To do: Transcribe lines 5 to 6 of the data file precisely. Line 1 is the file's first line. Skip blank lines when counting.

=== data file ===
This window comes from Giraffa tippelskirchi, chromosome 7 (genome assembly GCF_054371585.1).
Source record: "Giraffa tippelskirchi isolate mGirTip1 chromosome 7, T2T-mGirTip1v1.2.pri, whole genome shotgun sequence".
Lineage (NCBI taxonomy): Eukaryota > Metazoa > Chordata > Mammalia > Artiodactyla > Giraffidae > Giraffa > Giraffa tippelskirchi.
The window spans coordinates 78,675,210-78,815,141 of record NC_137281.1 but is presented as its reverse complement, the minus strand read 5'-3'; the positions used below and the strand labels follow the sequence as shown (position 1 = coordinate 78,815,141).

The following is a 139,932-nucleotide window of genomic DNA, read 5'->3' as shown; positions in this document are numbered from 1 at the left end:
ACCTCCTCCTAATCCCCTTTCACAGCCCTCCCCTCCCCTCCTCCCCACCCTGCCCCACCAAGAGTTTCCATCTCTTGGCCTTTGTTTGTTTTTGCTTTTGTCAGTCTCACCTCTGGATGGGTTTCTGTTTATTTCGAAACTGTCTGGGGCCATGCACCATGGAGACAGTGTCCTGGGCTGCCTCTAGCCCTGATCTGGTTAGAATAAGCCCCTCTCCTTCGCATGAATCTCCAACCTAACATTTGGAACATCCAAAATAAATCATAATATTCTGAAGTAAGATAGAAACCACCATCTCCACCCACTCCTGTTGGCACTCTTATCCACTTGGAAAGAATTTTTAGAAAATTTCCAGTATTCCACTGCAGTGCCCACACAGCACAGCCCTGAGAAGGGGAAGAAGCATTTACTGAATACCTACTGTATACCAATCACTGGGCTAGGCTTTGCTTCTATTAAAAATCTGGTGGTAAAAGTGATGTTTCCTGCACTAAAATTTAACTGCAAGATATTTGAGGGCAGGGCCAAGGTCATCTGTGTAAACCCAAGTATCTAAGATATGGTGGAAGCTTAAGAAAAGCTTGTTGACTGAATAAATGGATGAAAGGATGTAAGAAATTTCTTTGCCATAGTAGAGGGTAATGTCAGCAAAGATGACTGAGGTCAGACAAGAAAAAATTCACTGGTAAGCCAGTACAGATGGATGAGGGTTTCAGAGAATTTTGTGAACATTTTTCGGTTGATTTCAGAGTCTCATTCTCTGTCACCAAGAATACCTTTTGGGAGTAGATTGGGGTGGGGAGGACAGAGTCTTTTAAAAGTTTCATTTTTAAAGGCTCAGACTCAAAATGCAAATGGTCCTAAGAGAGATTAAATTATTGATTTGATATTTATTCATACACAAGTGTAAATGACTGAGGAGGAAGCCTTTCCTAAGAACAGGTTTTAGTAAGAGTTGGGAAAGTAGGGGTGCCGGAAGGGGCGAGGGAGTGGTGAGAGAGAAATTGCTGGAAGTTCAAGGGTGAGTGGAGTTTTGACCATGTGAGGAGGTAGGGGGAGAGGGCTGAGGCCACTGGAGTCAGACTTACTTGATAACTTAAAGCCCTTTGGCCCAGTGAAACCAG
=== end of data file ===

The following is a 139,932-nucleotide window of genomic DNA, read 5'->3' as shown; positions in this document are numbered from 1 at the left end:
ACCTCCTCCTAATCCCCTTTCACAGCCCTCCCCTCCCCTCCTCCCCACCCTGCCCCACCAAGAGTTTCCATCTCTTGGCCTTTGTTTGTTTTTGCTTTTGTCAGTCTCACCTCTGGATGGGTTTCTGTTTATTTCGAAACTGTCTGGGGCCATGCACCATGGAGACAGTGTCCTGGGCTGCCTCTAGCCCTGATCTGGTTAGAATAAGCCCCTCTCCTTCGCATGAATCTCCAACCTAACATTTGGAACATCCAAAATAAATCATAATATTCTGAAGTAAGATAGAAACCACCATCTCCACCCACTCCTGTTGGCACTCTTATCCACTTGGAAAGAATTTTTAGAAAATTTCCAGTATTCCACTGCAGTGCCCACACAGCACAGCCCTGAGAAGGGGAAGAAGCATTTACTGAATACCTACTGTATACCAATCACTGGGCTAGGCTTTGCTTCTATTAAAAATCTGGTGGTAAAAGTGATGTTTCCTGCACTAAAATTTAACTGCAAGATATTTGAGGGCAGGGCCAAGGTCATCTGTGTAAACCCAAGTATCTAAGATATGGTGGAAGCTTAAGAAAAGCTTGTTGACTGAATAAATGGATGAAAGGATGTAAGAAATTTCTTTGCCATAGTAGAGGGTAATGTCAGCAAAGATGACTGAGGTCAGACAAGAAAAAATTCACTGGTAAGCCAGTACAGATGGATGAGGGTTTCAGAGAATTTTGTGAACATTTTTCGGTTGATTTCAGAGTCTCATTCTCTGTCACCAAGAATACCTTTTGGGAGTAGATTGGGGTGGGGAGGACAGAGTCTTTTAAAAGTTTCATTTTTAAAGGCTCAGACTCAAAATGCAAATGGTCCTAAGAGAGATTAAATTATTGATTTGATATTTATTCATACACAAGTGTAAATGACTGAGGAGGAAGCCTTTCCTAAGAACAGGTTTTAGTAAGAGTTGGGAAAGTAGGGGTGCCGGAAGGGGCGAGGGAGTGGTGAGAGAGAAATTGCTGGAAGTTCAAGGGTGAGTGGAGTTTTGACCATGTGAGGAGGTAGGGGGAGAGGGCTGAGGCCACTGGAGTCAGACTTACTTGATAACTTAAAGCCCTTTGGCCCAGTGAAACCAG